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Opinion: No wonder NATO can't curb insurgency

The diffused structure of Afghanistan's insurgency dates back to the 1980s. Only by grasping this fact will dismantling it be possible.

This infrastructure is still alive and well, complete with historical networks of loyalty, mapped-out routes of attack, and access to arms and financial resources that are often concentrated beyond the country’s borders. The recent eruption of violence in Baghlan and Kunduz are only two illustrative examples of the fact that this infrastructure still allows for an easy switch from a civilian life to that of a rebel — a pillar of instability.

It is reasonable, then, to assume, that as long as the infrastructure for rebellion remains intact, stability in Afghanistan will remain a distant dream.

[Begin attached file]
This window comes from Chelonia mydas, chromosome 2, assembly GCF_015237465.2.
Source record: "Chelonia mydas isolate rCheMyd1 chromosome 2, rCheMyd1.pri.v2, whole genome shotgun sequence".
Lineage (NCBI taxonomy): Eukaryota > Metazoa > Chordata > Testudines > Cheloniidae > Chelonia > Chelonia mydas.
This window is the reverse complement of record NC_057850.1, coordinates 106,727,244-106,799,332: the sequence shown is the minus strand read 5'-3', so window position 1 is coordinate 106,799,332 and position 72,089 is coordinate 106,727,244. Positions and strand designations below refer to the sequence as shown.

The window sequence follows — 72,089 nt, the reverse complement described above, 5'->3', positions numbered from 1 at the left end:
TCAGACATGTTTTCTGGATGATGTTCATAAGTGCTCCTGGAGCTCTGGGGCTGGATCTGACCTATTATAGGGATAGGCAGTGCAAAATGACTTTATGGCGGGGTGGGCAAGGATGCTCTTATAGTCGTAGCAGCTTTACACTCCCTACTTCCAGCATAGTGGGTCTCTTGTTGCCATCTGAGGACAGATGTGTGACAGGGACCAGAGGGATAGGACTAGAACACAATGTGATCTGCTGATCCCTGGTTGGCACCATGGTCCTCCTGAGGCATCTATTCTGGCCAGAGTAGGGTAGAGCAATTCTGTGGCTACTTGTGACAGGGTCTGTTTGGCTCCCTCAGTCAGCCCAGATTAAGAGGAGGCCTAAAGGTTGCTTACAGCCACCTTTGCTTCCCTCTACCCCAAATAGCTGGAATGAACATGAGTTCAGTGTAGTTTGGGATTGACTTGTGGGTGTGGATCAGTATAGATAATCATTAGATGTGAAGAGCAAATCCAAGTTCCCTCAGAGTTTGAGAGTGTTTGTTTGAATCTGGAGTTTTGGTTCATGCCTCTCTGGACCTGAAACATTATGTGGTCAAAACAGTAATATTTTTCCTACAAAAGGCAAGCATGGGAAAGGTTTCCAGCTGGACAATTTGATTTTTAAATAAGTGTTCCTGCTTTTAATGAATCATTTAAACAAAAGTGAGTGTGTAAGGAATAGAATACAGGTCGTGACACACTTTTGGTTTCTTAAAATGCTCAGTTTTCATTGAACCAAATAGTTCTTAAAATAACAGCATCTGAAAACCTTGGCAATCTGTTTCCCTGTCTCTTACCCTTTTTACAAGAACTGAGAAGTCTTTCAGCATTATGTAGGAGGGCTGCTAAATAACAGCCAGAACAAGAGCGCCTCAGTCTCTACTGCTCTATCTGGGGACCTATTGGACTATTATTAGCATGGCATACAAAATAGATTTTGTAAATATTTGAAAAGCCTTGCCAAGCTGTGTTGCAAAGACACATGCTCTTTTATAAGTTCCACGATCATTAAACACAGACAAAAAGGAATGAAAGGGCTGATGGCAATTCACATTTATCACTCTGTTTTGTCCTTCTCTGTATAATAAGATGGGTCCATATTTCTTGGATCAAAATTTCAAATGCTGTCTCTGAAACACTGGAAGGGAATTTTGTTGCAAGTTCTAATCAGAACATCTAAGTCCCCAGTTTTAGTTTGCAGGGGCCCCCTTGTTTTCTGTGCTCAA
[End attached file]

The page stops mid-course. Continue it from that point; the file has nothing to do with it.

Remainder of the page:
Concentrating criticism on Karzai is not only fruitless but it also misses the point. The truth is that Afghan politics came of age in the ruthlessly competitive atmosphere of the 1980s jihad, when in the absence of a central command and coherent structure, personality power cults were allowed to thrive.

Petty rivalries emerged then that still overshadow the more solid political goals of loyalty to a single leader and support for the country’s interests as a whole. Karzai, his supporters and detractors, are all a product of the murky world of 1980s. Since then rebellion for rebellion’s sake has become second nature to many Afghan political players as well as fighters. The only leaders who command true loyalty among their fighters are those who lead rebellions, and not those in power.

It is the failure of the international community to grasp this fact, as well as the persistence of a diffused but efficient structure, that impedes progress in Afghanistan. The problem in Afghanistan is thus a structural one and one of mentality. To focus on Karzai alone is not only pointless, but as is becoming increasingly clear, it is also counter-productive.

Nushin Arbabzadah is a former BBC journalist and currently a visiting scholar at UCLA.